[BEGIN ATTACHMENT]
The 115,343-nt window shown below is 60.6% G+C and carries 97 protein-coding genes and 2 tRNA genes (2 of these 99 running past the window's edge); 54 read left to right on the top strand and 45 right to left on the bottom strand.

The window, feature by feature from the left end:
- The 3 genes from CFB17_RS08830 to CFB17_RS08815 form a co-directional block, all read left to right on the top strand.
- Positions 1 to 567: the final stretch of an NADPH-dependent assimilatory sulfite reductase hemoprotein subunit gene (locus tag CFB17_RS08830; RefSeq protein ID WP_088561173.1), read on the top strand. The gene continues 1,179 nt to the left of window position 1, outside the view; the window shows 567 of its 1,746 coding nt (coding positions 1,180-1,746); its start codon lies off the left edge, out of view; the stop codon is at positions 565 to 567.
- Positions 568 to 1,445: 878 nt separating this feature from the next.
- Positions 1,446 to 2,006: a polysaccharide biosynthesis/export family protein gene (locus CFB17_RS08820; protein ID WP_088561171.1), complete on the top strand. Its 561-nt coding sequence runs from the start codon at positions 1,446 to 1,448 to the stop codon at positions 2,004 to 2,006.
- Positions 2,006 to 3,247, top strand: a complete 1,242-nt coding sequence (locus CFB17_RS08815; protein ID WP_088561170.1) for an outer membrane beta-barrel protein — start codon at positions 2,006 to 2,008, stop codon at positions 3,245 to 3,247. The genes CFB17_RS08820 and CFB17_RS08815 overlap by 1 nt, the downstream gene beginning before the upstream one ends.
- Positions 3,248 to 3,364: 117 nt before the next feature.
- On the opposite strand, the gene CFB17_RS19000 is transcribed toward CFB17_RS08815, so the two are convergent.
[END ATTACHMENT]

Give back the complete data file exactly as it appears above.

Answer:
The 115,343-nt window shown below is 60.6% G+C and carries 97 protein-coding genes and 2 tRNA genes (2 of these 99 running past the window's edge); 54 read left to right on the top strand and 45 right to left on the bottom strand.

The window, feature by feature from the left end:
- The 3 genes from CFB17_RS08830 to CFB17_RS08815 form a co-directional block, all read left to right on the top strand.
- Positions 1 to 567: the final stretch of an NADPH-dependent assimilatory sulfite reductase hemoprotein subunit gene (locus tag CFB17_RS08830; RefSeq protein ID WP_088561173.1), read on the top strand. The gene continues 1,179 nt to the left of window position 1, outside the view; the window shows 567 of its 1,746 coding nt (coding positions 1,180-1,746); its start codon lies off the left edge, out of view; the stop codon is at positions 565 to 567.
- Positions 568 to 1,445: 878 nt separating this feature from the next.
- Positions 1,446 to 2,006: a polysaccharide biosynthesis/export family protein gene (locus CFB17_RS08820; protein ID WP_088561171.1), complete on the top strand. Its 561-nt coding sequence runs from the start codon at positions 1,446 to 1,448 to the stop codon at positions 2,004 to 2,006.
- Positions 2,006 to 3,247, top strand: a complete 1,242-nt coding sequence (locus CFB17_RS08815; protein ID WP_088561170.1) for an outer membrane beta-barrel protein — start codon at positions 2,006 to 2,008, stop codon at positions 3,245 to 3,247. The genes CFB17_RS08820 and CFB17_RS08815 overlap by 1 nt, the downstream gene beginning before the upstream one ends.
- Positions 3,248 to 3,364: 117 nt before the next feature.
- On the opposite strand, the gene CFB17_RS19000 is transcribed toward CFB17_RS08815, so the two are convergent.